When you think of a transgender person, you think of a man who's always been on the girly side, who loves dresses and makeup and the softer side of life. You definitely do not think of a bad-ass, macho, male Navy SEAL. But a new biography, Warrior Princess, is blowing that stereotype out of the water. Former U.S. Navy SEAL Kristen Beck is transgender. After serving 20 years as a man in one of the toughest jobs out there, she decided to come out as a woman. Chris became Kristen. Now retired from the SEALs, she's undergoing hormone therapy and preparing for gender reassignment surgery.
This was not something Kristen discovered about herself after she retired, either. Her biographer Anne Speckhard says, "Chris really wanted to be a girl and felt that she was a girl and consolidated that identity very early on in childhood." So Kristen had felt that she was female for a long time. And yet, she pursued this extremely masculine career that goes way beyond just a job and is more a way of life. Her colleagues always considered her a "guy's guy."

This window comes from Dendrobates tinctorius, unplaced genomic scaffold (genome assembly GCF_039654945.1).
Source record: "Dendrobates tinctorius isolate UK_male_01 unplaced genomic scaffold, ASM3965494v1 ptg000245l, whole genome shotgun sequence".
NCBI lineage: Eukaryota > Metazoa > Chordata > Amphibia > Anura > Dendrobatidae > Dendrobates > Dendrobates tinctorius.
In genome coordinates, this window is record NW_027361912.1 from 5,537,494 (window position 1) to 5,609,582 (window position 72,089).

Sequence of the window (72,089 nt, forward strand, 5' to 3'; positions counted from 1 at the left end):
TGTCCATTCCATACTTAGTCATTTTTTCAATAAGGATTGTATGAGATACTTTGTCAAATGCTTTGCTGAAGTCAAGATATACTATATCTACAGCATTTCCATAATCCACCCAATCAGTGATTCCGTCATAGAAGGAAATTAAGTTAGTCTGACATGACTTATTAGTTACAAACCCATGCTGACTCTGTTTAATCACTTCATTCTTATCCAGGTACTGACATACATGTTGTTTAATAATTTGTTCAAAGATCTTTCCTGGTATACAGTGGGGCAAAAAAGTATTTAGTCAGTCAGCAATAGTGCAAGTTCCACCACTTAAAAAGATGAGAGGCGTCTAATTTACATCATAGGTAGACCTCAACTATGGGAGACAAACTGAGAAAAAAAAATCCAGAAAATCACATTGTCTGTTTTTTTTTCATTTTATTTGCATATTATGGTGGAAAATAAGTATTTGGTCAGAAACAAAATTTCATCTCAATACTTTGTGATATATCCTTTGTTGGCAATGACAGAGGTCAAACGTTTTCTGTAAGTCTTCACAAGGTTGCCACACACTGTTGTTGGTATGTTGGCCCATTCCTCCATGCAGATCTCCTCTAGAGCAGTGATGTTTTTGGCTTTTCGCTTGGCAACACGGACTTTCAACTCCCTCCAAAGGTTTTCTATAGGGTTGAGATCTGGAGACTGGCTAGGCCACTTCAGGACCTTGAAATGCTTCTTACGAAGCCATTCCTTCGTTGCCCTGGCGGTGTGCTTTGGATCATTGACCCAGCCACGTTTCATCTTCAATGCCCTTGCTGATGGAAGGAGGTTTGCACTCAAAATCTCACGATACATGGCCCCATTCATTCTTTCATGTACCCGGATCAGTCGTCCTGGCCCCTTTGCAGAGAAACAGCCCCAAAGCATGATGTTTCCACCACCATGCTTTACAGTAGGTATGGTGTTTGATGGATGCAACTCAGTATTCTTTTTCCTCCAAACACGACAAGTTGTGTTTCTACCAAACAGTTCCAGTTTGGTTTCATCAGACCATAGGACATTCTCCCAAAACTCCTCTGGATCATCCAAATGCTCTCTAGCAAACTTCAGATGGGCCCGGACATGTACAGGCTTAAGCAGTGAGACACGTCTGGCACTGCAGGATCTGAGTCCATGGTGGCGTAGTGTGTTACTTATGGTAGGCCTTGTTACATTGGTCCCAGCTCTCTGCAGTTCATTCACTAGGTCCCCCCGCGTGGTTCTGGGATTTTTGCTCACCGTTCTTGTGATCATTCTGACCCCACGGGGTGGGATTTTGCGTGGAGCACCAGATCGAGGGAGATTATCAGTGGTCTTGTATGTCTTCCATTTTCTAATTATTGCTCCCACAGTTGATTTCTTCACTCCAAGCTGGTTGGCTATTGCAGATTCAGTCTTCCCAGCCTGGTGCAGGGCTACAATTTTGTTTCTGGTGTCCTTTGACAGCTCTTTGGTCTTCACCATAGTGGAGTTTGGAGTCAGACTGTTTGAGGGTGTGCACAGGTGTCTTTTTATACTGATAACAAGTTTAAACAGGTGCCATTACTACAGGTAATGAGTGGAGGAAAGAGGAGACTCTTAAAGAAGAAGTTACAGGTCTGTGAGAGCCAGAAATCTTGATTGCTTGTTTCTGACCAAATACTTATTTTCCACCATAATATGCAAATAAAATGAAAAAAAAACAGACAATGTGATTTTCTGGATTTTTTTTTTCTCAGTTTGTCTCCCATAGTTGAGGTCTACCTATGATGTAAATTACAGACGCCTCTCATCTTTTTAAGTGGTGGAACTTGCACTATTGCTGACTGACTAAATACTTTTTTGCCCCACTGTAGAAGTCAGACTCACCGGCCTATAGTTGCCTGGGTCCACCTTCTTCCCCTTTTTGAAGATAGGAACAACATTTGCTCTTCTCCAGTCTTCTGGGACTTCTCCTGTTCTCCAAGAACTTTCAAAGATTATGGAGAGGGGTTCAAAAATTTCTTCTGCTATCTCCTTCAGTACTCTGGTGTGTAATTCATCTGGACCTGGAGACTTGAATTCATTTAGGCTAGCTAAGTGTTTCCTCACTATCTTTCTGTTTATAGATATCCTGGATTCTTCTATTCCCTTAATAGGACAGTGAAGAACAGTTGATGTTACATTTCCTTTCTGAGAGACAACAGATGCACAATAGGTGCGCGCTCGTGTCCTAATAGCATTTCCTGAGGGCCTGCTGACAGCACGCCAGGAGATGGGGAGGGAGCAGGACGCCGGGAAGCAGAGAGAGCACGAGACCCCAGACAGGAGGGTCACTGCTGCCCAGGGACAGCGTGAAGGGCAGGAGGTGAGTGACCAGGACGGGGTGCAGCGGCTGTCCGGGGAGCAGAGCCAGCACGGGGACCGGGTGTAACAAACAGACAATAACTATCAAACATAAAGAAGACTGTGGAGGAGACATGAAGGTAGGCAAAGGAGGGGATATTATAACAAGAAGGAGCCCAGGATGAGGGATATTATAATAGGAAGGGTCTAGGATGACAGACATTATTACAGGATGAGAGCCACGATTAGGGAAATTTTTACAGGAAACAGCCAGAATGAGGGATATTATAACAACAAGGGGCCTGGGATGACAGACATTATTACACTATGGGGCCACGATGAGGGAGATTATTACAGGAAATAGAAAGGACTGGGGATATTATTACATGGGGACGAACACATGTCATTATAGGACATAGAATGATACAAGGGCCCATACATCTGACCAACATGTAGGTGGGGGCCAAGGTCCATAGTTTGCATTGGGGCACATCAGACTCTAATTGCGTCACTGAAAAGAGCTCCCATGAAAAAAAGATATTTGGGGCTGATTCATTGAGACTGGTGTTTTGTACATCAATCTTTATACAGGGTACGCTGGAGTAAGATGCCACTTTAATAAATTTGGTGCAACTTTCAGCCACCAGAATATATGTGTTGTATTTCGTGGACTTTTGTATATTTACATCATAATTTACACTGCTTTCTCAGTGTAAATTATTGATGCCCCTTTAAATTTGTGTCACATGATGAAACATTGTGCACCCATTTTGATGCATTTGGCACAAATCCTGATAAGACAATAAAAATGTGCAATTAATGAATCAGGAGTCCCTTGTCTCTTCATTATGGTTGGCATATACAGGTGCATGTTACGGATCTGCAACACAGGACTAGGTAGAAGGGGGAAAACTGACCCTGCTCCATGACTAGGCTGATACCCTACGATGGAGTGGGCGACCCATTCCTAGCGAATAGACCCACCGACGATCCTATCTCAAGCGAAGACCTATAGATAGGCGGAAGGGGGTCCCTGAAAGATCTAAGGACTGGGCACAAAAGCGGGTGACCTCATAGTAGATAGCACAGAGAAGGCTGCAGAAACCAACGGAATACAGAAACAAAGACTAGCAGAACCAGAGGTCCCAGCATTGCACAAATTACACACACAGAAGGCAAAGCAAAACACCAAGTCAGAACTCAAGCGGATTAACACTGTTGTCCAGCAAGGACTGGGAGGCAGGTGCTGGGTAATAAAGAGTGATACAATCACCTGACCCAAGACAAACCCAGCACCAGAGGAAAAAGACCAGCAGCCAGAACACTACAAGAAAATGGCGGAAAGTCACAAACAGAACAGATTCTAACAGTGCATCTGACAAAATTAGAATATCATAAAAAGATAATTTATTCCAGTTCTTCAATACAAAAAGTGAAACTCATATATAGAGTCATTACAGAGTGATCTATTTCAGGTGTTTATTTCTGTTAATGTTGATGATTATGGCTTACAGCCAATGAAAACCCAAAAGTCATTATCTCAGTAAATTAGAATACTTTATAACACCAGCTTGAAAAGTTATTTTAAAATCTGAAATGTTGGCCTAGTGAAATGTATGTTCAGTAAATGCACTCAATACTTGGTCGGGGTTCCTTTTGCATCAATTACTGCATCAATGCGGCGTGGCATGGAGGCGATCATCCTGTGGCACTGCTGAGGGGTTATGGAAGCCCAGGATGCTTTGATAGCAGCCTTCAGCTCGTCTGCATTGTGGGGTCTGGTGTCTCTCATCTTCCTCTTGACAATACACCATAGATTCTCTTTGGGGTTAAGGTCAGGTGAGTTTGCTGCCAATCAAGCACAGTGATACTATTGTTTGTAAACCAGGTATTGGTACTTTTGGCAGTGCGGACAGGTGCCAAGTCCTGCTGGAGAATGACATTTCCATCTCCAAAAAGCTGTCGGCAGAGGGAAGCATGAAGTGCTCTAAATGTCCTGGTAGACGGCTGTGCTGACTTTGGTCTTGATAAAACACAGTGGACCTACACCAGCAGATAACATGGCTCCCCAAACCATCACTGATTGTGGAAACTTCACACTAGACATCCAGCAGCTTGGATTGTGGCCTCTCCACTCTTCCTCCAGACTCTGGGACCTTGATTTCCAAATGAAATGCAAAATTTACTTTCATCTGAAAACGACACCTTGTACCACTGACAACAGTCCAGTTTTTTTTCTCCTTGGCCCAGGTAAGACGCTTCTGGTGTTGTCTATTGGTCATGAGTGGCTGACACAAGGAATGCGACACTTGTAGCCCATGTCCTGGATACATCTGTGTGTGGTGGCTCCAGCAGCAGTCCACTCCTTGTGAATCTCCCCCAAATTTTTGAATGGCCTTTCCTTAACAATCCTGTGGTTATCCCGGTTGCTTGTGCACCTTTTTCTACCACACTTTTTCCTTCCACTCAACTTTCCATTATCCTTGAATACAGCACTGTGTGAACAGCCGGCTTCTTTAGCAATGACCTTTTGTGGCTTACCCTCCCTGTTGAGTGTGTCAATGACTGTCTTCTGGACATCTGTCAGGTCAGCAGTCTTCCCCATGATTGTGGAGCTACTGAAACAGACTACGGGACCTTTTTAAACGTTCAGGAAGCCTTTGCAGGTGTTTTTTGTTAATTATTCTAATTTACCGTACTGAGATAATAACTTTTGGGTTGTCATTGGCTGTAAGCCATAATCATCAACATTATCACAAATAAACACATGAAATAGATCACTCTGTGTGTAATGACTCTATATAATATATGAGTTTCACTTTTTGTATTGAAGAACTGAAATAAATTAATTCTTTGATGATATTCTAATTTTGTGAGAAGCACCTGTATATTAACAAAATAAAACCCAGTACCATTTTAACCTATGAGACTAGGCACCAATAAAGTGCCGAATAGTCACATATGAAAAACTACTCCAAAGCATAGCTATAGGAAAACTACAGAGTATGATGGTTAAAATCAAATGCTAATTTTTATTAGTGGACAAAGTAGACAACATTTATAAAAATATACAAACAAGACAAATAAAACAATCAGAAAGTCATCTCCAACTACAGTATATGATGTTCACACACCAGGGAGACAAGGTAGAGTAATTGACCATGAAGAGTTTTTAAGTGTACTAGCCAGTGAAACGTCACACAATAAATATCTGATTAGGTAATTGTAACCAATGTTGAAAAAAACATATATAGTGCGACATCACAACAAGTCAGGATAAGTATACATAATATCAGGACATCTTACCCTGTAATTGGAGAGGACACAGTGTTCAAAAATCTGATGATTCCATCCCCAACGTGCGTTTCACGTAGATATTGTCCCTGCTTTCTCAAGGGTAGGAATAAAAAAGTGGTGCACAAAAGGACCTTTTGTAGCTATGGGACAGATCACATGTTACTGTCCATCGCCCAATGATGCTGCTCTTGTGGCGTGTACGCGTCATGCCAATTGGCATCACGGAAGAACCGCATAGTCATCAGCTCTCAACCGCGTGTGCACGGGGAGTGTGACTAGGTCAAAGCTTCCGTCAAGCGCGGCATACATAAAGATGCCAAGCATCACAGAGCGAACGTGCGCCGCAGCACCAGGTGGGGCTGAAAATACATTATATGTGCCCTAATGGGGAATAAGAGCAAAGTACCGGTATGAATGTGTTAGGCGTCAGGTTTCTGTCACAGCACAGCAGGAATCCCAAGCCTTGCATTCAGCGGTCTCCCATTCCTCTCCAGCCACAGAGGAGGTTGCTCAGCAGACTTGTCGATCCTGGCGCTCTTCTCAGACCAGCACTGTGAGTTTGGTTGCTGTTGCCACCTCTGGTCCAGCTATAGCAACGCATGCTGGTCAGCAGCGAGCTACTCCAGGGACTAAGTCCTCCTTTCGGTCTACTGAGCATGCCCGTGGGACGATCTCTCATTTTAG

But for Kristen, it wasn't so much that she was playing a guy, as just turning off her female side and going asexual. Her biography says:
For years Chris had turned off his sexuality like a light switch and lived as a warrior, consumed with the battle -- living basically asexual. For Chris the other SEALs were brothers and in the man's man warrior lifestyle, even if he had wanted to entertain sexual thoughts, there really was never any time to be thinking too much about sexuality.
Still, I think Chris/Kristine's story forces us to totally reconsider what makes a man a man, and what makes a woman a woman. What does it mean to Kristen to feel like a woman on the inside? I think the answer is different for everyone. Kristen has grown out her hair and wears dresses now. But I bet she still enjoys feeling strong and powerful. We may not be able to relate to Kristen's whole story, but I think it broadens our ideas of what being a woman is all about.
What do you think is "essential" to identifying with one gender or the other?
Image via Amazon Books